ASX 200 rally fades as industrials and miners weigh on a positive banking sector. ASX 200 down 6 points to 5617 after touching 5659 early. Asian markets better, Chinese equities up 0.31%, Japan up a measly 0.16% AUD nudging 77c at 76.68c with US Futures down 1.40 points.

Just another manic Monday. Optimism and buyers seem to evaporate as the New England Patriots staged their comeback to win Super Bowl.



  • Banks the standouts today as US banks rallied hard leaving our big four to play Patriot football. Big catch up. National Australia Bank (NAB) +0.76% results helped the sector too but nothing very exciting except a blow out in costs. The Big Bank Basket jumped to $173.60. Other financials were becalmed as Macquarie Group (MQG) +0.51% though other wealth managers slipped slightly. IOOF Holdings (IFL) -0.90% and Platinum Asset Management (PTM) -0.40%. Insurers trod water.
  • Industrials saw red after some early promising signs. Consumer discretionary leader Domino’s Pizza (DMP) -4.75% together with Bapcor (BAP) -2.66% and ARB Corp (ARB) -1.99%. Big ticket industrials also eased with Brambles (BXB) -0.96%, Transurban (TCL) -0.38%, Aurizon Holdings (AZJ) -1.79% and Programmed (PRG) -4.05%. Utilities fell hard led by APA Group (APA) -2.59% and AGL Energy (AGL) -1.66%.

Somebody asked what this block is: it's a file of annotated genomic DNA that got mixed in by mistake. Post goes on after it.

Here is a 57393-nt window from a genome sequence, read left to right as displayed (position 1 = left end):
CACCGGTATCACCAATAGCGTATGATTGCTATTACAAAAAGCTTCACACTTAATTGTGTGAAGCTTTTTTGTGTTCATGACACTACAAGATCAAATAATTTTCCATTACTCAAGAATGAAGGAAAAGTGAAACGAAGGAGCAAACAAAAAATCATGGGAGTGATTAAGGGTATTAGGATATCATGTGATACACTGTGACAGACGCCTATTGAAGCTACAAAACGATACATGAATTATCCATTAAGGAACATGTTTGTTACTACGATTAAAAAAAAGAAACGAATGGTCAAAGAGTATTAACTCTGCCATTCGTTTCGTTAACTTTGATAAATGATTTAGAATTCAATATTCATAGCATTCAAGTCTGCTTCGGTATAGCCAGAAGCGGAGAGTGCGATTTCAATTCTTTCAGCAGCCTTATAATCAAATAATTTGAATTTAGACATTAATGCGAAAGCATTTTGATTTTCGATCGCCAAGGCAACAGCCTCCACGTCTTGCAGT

• IT stocks sold off again with Carsales (CAR) -%, REA Group (REA) -0.89%, Hansen Technologies (HSN) -2.83%, Altium (ALU) -1.09% and Netcomm Wireless (NTC) -4.96%. Telcos mixed with Telstra (TLS) +0.79% the standout.
  • Some good gains today in the baby formula space with Bellamy’s (BAL) +7.48% and A2Milk (A2M) +2.22% and Freedom Foods (FNP) +2.25%.
  • Miners were early casualties on falling sentiment and metal prices. BHP -1.11%, though RIO +0.56% and Fortescue Metals (FMG) unchanged. Base metal stocks fell South32 (S32) -4.41%, Sandfire Resources (SFR) -2.94%, Oz Minerals (OZL) -1.53%.
  • Gold shares though better again with Newcrest (NCM) +2.46%. Northern Star (NST) +3.01%, Saracen Mineral (SAR) +3.49% and St Barbara (SBM) +5.60%.
  • Energy stocks mildly positive Origin Energy (ORG) +1.00% and Beach Energy (BPT) +2.00%. Losses though for Whitehaven Coal (WHC) -1.81%, Peninsula Energy (PEN) -9.40% and Senex Energy (SXY) -1.59%.
  • Speculative stock of the day: Corazon Mining (CZN) +137.50% after announcing massive sulphides at the Fraser Lake complex. Assay results to come by the end of March for the nickel-copper bearing magmatic system.


  • National Australia Bank (NAB) +0.76% Cash earnings came in at $1.6bn in line with consensus. Net Interest Margins were broadly stable with bad debts 34% below consensus at $164m with charges at around 12bps. Crucially expenses rose 5%. Bank common equity tier 1 ratio was 9.5% at the end of the quarter down from 9.8%.
  • Domino’s Pizza (DMP) -4.75% after reports in the media today of underpayment of staff at some franchise operations. Somewhat reminiscent of the 7-11 issues last year.
  • Santos (STO) -0.76% slipped slightly after only raising $201m from the $500m retail SPP issue. Hardly surprising given the issue price and the share price throughout the period. The issue price is 394c for the new shares being a 2% discount on the VWAP over the 24th to 31st